And despite assurances from zoo officials that the snake is likely contained, some local residents were left worrying what to do if they encounter the deadly cobra.
In a statement this weekend, the Bronx Zoo said that it closed its Reptile House after the snake vanished.
"After learning the snake was missing yesterday afternoon, we immediately closed and secured the building as we took steps throughout the evening to recover the snake. Based on our knowledge of the natural history and behavior of snakes, we know they seek closed-in spaces and are not comfortable in open areas," the zoo said.
Zoo officials did not immediately respond to a request for comment from ABCNews.com, but in its statement the zoo said it's confident that that the 20-inch-long adolescent snake is contained in a non-public area inside the Reptile House.
Still, should spooked New Yorkers worry about a deadly snake crossing their paths?
In the case of this escaped cobra, exotic animals expert Tim Harrison said the risks are low, especially considering the cold climate. He said the cold-blooded snake is going to stay hidden inside the building.
"He's a tropical snake," Harrison said of the cobra some New Yorkers have started calling "Cobra-dini." "He's not going to get loose in New York. There's no way."
During warmer times of the year, it's possible that the animal might get more adventurous, he said, but even then it would most probably stay hidden and out of the way of busy sidewalks and crowds of people.
In the unlikely event that a person encounters the cobra, the snake would likely spread its hood as a warning before attacking, he said, adding that if you see that hood flare, you should immediately back away.
"A cobra will not, usually, ever strike puffed up," he said. "That's a warning."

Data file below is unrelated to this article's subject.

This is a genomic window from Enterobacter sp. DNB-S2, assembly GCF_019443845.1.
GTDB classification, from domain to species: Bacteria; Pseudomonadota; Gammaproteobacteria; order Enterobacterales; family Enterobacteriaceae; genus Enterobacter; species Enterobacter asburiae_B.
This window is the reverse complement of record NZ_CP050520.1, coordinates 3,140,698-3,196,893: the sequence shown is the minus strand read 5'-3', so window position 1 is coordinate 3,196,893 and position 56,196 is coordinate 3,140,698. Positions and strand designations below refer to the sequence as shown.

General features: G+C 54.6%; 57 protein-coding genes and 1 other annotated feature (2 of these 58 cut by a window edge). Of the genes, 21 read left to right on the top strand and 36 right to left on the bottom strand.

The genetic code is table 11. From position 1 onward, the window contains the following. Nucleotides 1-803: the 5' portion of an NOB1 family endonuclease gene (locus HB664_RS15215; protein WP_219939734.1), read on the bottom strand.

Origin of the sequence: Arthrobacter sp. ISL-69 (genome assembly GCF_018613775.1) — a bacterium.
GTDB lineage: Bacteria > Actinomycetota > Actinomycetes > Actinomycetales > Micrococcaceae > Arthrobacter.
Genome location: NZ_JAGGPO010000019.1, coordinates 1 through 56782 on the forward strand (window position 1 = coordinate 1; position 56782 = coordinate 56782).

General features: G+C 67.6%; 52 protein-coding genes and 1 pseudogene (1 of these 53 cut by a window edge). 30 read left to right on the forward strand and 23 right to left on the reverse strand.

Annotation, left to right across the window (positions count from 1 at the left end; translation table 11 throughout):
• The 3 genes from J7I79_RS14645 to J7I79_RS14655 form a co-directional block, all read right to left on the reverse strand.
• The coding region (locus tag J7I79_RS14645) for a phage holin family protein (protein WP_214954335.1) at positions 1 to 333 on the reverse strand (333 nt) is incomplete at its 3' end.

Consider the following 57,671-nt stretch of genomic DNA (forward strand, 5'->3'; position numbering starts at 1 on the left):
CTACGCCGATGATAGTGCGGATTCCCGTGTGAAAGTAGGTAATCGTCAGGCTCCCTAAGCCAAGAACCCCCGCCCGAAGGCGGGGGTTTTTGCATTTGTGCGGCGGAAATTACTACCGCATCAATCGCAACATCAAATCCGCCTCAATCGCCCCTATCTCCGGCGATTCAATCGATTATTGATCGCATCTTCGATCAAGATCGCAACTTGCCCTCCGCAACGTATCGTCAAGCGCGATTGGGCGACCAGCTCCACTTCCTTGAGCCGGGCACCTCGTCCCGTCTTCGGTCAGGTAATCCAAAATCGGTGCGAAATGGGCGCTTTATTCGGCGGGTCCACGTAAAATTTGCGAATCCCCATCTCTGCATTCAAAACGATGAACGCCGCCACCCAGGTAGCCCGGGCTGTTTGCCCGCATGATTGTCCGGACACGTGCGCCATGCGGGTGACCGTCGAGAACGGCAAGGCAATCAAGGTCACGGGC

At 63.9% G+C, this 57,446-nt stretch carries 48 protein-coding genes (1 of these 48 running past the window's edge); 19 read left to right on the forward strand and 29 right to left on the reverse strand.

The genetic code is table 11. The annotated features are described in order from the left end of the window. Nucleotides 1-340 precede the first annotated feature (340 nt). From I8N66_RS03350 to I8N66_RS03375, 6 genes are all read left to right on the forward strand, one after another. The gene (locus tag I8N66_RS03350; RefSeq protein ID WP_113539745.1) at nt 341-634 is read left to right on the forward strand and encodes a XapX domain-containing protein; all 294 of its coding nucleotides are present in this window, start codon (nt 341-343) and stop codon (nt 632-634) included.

After moving away from the snake, people should call police or other wildlife authorities, said Harrison, who is one of the central characters in "Elephant in the Living Room," the upcoming documentary about the threats of exotic animals.
If you do feel extra brave and want to cover the animal with a basket or garbage can, Harrison said to be extra careful. While cobras will likely not attack if you get out of their way, they may get aggressive if they feel threatened.
He also said that while cobras give potential prey warning, other kinds of snakes are known to attack with little advance notice.
Green and Black Mamba snakes, which can grow to 12 feet long and are indigenous to Africa, don't have any intimidating markings, but they are considered among the fastest and most dangerous snakes in the world, he said. While the snakes are not native to the U.S., they are increasingly a domestic threat as snake enthusiasts import them into the country, he said.
"They'll come after people and they don't give any warning whatsoever," Harrison said.
North American Copperhead snakes also attack with little notice, he said.
In those cases, Harrison warned, people should move away from the animal very slowly.
"Just like the snake charmers, everything nice and relaxed and smooth motions," he said. "Do not frighten the animal. If you don't frighten it, you're in good shape."